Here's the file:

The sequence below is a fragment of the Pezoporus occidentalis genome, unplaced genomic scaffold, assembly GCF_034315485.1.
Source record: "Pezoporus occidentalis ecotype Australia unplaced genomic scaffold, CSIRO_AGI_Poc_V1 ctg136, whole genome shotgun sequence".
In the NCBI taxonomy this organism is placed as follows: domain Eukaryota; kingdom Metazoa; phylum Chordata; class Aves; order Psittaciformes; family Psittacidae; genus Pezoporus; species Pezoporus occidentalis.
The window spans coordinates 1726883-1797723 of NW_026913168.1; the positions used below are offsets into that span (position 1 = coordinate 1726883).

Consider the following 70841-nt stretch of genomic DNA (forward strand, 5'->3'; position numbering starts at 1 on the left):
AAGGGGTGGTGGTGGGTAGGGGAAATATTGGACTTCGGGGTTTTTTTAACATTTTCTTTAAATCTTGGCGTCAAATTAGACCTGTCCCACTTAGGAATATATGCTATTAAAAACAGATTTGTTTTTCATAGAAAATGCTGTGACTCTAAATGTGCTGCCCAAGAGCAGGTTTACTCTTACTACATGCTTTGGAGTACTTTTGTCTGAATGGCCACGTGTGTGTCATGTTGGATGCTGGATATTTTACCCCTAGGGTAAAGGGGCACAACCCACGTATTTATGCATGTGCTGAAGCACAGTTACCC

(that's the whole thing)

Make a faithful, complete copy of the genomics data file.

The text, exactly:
The sequence below is a fragment of the Pezoporus occidentalis genome, unplaced genomic scaffold, assembly GCF_034315485.1.
Source record: "Pezoporus occidentalis ecotype Australia unplaced genomic scaffold, CSIRO_AGI_Poc_V1 ctg136, whole genome shotgun sequence".
In the NCBI taxonomy this organism is placed as follows: domain Eukaryota; kingdom Metazoa; phylum Chordata; class Aves; order Psittaciformes; family Psittacidae; genus Pezoporus; species Pezoporus occidentalis.
The window spans coordinates 1726883-1797723 of NW_026913168.1; the positions used below are offsets into that span (position 1 = coordinate 1726883).

Consider the following 70841-nt stretch of genomic DNA (forward strand, 5'->3'; position numbering starts at 1 on the left):
AAGGGGTGGTGGTGGGTAGGGGAAATATTGGACTTCGGGGTTTTTTTAACATTTTCTTTAAATCTTGGCGTCAAATTAGACCTGTCCCACTTAGGAATATATGCTATTAAAAACAGATTTGTTTTTCATAGAAAATGCTGTGACTCTAAATGTGCTGCCCAAGAGCAGGTTTACTCTTACTACATGCTTTGGAGTACTTTTGTCTGAATGGCCACGTGTGTGTCATGTTGGATGCTGGATATTTTACCCCTAGGGTAAAGGGGCACAACCCACGTATTTATGCATGTGCTGAAGCACAGTTACCC